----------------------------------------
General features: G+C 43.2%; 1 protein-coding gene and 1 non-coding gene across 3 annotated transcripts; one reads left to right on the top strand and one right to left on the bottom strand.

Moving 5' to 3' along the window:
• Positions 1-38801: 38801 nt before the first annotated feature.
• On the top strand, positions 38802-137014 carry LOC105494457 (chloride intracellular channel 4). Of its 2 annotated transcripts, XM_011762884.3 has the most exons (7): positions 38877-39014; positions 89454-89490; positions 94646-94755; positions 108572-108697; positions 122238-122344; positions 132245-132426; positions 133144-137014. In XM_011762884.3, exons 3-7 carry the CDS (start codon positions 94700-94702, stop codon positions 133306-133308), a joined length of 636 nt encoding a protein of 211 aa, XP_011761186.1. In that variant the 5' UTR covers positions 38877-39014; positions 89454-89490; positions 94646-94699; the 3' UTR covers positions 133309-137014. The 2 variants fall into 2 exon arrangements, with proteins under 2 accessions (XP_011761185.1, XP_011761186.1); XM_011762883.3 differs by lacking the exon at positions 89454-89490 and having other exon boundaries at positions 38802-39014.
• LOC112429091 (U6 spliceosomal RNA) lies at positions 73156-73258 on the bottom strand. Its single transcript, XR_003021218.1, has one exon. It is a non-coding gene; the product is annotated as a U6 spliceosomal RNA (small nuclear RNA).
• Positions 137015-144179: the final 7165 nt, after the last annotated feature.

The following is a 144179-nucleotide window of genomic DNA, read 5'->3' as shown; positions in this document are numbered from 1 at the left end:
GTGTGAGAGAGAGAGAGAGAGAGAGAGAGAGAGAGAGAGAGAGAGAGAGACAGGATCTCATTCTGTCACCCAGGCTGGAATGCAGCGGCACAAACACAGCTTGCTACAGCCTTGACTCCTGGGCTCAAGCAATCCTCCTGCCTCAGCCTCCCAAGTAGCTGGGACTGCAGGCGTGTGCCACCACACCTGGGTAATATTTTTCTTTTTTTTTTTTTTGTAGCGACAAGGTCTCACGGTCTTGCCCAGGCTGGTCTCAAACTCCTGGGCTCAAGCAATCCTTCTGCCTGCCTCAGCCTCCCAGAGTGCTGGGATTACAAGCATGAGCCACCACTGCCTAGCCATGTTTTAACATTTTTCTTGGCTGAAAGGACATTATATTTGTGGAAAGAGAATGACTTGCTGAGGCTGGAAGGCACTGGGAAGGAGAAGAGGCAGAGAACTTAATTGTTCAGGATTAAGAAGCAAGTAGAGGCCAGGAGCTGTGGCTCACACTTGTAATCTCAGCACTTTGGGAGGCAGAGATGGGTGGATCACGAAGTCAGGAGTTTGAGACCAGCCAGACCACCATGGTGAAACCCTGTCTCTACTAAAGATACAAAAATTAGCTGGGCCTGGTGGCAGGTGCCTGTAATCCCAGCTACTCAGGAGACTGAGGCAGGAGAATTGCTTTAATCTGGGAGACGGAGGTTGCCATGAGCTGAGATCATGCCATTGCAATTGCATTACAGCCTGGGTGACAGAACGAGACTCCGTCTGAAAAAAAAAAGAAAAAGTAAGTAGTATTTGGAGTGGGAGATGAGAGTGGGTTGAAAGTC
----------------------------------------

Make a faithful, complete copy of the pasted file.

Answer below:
General features: G+C 43.2%; 1 protein-coding gene and 1 non-coding gene across 3 annotated transcripts; one reads left to right on the top strand and one right to left on the bottom strand.

Moving 5' to 3' along the window:
• Positions 1-38801: 38801 nt before the first annotated feature.
• On the top strand, positions 38802-137014 carry LOC105494457 (chloride intracellular channel 4). Of its 2 annotated transcripts, XM_011762884.3 has the most exons (7): positions 38877-39014; positions 89454-89490; positions 94646-94755; positions 108572-108697; positions 122238-122344; positions 132245-132426; positions 133144-137014. In XM_011762884.3, exons 3-7 carry the CDS (start codon positions 94700-94702, stop codon positions 133306-133308), a joined length of 636 nt encoding a protein of 211 aa, XP_011761186.1. In that variant the 5' UTR covers positions 38877-39014; positions 89454-89490; positions 94646-94699; the 3' UTR covers positions 133309-137014. The 2 variants fall into 2 exon arrangements, with proteins under 2 accessions (XP_011761185.1, XP_011761186.1); XM_011762883.3 differs by lacking the exon at positions 89454-89490 and having other exon boundaries at positions 38802-39014.
• LOC112429091 (U6 spliceosomal RNA) lies at positions 73156-73258 on the bottom strand. Its single transcript, XR_003021218.1, has one exon. It is a non-coding gene; the product is annotated as a U6 spliceosomal RNA (small nuclear RNA).
• Positions 137015-144179: the final 7165 nt, after the last annotated feature.

The following is a 144179-nucleotide window of genomic DNA, read 5'->3' as shown; positions in this document are numbered from 1 at the left end:
GTGTGAGAGAGAGAGAGAGAGAGAGAGAGAGAGAGAGAGAGAGAGAGAGACAGGATCTCATTCTGTCACCCAGGCTGGAATGCAGCGGCACAAACACAGCTTGCTACAGCCTTGACTCCTGGGCTCAAGCAATCCTCCTGCCTCAGCCTCCCAAGTAGCTGGGACTGCAGGCGTGTGCCACCACACCTGGGTAATATTTTTCTTTTTTTTTTTTTTGTAGCGACAAGGTCTCACGGTCTTGCCCAGGCTGGTCTCAAACTCCTGGGCTCAAGCAATCCTTCTGCCTGCCTCAGCCTCCCAGAGTGCTGGGATTACAAGCATGAGCCACCACTGCCTAGCCATGTTTTAACATTTTTCTTGGCTGAAAGGACATTATATTTGTGGAAAGAGAATGACTTGCTGAGGCTGGAAGGCACTGGGAAGGAGAAGAGGCAGAGAACTTAATTGTTCAGGATTAAGAAGCAAGTAGAGGCCAGGAGCTGTGGCTCACACTTGTAATCTCAGCACTTTGGGAGGCAGAGATGGGTGGATCACGAAGTCAGGAGTTTGAGACCAGCCAGACCACCATGGTGAAACCCTGTCTCTACTAAAGATACAAAAATTAGCTGGGCCTGGTGGCAGGTGCCTGTAATCCCAGCTACTCAGGAGACTGAGGCAGGAGAATTGCTTTAATCTGGGAGACGGAGGTTGCCATGAGCTGAGATCATGCCATTGCAATTGCATTACAGCCTGGGTGACAGAACGAGACTCCGTCTGAAAAAAAAAAGAAAAAGTAAGTAGTATTTGGAGTGGGAGATGAGAGTGGGTTGAAAGTC